A financial services powerhouse faced a 60 percent turnover rate among its 30,000 call-center reps. predictive talent analyticsLeveraging predictive talent analytics, the organization reduced turnover by 30 percent and saved $5 million in the first year alone.
A major medical device company suffered from high attrition among its highly paid sales reps as poor performers were forced out the door. Applying predictive talent analytics to shave attrition by only 1 percent, the company realized $30 million in savings.
Numbers like these should make any business manager pay attention to predictive talent analytics. And that’s a good thing, because talent analytics too often gets siloed in the HR department. The fact is, talent analytics is much bigger than HR. And the fast-emerging practice of predictive talent analytics requires the attention of every line of business.
Out of the silo
HR has long applied analytics to metrics like attrition rates. But these efforts have been backward-looking: What have been the past patterns of employee attrition? Predictive talent analytics is much more useful, because it looks to the future: What will our attrition rate be this year, who are the people who will leave the company, and what can we do to reduce that turnover?
It has only been in the past few years that we’ve developed the technologies and the methodologies to aim this future-focused lens. Data scientists created the means to predict how voters will vote, or how patients will follow treatment protocols, or how borrowers will pay off debts. It wasn’t long before HR realized the same technologies and approaches could be applied to predicting how employees will behave around key metrics like attrition and performance.
But talent analytics is often limited to the HR department. And that’s a problem, because typically, the most important data that feeds into predictive talent analytics resides not in HR but in the line of business.
HR is responsible for activities like identifying talent, hiring employees, and tracking data such as when they were hired, what they’re paid, and when they had their last performance review. But whether an employee is an accountant, a sales rep, an engineer, or a manager, the data on their performance and outcomes usually is captured and stored not in HR but in the function or line of business.
It’s these kinds of metrics that enable predictive talent analytics to deliver the greatest value. If you can accurately forecast which employees will perform best in a sales role, say, or which will be poor sellers and should not be in sales, then you can deliver tremendous returns on your predictive analytics efforts.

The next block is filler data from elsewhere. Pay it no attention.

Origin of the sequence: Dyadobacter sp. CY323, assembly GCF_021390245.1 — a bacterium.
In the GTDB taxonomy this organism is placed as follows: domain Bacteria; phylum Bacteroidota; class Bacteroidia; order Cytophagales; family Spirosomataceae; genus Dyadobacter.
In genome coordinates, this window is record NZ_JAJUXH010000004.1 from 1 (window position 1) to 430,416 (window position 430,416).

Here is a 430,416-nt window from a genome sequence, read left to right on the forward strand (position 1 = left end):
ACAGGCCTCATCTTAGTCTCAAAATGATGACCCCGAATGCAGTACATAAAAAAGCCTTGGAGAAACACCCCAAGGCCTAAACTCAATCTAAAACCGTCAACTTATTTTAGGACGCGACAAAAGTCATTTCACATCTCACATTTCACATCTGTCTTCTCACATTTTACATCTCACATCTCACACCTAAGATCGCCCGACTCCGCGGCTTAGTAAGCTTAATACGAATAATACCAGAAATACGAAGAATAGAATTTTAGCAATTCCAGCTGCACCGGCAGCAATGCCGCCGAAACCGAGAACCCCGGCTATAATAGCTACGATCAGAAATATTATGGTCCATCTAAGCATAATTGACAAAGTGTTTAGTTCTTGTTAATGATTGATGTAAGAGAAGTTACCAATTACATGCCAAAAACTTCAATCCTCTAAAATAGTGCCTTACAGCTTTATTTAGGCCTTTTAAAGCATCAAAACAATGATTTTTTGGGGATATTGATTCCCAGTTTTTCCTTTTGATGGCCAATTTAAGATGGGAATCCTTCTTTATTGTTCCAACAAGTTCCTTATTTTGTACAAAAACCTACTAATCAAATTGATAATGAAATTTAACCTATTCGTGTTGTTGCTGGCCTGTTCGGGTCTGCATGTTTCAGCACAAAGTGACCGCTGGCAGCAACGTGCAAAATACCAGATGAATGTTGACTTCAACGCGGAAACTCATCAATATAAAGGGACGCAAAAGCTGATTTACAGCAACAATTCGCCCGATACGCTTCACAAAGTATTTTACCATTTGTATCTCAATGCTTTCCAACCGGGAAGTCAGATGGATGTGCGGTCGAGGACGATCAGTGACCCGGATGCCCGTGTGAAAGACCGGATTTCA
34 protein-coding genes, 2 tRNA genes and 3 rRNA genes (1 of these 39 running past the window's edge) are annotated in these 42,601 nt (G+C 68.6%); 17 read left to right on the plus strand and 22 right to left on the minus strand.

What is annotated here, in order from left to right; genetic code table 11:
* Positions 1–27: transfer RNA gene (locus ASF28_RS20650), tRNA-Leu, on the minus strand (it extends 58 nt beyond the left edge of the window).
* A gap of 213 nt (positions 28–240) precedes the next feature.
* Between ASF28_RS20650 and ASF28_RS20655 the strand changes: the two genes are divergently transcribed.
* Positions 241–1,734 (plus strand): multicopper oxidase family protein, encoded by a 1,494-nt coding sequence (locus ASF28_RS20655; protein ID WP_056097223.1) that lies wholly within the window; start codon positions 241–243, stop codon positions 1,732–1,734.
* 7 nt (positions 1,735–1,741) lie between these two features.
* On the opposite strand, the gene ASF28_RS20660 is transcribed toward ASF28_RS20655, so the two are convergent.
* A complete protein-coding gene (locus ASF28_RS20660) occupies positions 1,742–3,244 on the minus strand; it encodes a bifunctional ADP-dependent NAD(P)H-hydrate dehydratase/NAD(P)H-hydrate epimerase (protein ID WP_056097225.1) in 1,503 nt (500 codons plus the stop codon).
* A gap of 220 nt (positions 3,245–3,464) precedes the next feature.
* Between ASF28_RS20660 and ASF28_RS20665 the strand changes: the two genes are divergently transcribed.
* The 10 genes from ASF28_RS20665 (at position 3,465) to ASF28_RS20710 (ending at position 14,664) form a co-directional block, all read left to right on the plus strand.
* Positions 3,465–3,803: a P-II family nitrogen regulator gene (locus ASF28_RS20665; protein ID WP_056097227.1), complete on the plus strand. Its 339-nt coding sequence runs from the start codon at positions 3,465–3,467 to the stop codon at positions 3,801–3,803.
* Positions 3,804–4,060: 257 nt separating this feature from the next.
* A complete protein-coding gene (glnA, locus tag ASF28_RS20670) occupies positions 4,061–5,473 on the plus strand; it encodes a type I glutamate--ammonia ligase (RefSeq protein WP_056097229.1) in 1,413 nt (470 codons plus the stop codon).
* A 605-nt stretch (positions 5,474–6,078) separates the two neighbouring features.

HR will still be involved in predictive talent analytics, of course, and may even manage the program. But for predictive talent analytics to deliver on its promise, it can’t be siloed in HR. Instead, it needs the data, the support, and probably the funding of the lines of business.
First steps to the future
In getting started with predictive talent analytics, the first thing organizations should do is follow the money. Rather than going on fishing expeditions with your employee data to see what you turn up, start with metrics your executive team will see clear value in funding. That will likely be attrition rates or job performance for key roles where there’s currently high turnover or where a small improvement in performance would save a lot of money or drive a lot of revenue.
Then, a straightforward cost-benefits analysis should show you, based on a given investment in analytics technology or services, what the payoff will be for a 10 percent or 20 percent reduction in turnover rates, say, or a 5 percent or 10 percent improvement in sales performance. You’ll then need to watch your model run for a while, reporting on a monthly or quarterly or yearly basis, and communicating the actual results you’re achieving.
Many large organizations may already have the analytics software and the data scientists to do this on their own. Others may need to work with an outside consultant, at least initially, till they gain the expertise they need. The mistake you don’t want to make is to assume your HR people, for example, will all become data scientists. Rather, you want to bring in analytics experts, whether in HR or the line of business or in a function like marketing, who have the expertise to do predictive modeling.
If you need to make investments in technology or talent, those costs should be straightforward to justify, because you should be able to point to clear returns. And if your results are anything like the financial services and medical device companies I mentioned earlier, your lines of business will be lining up to do more predictive talent analytics.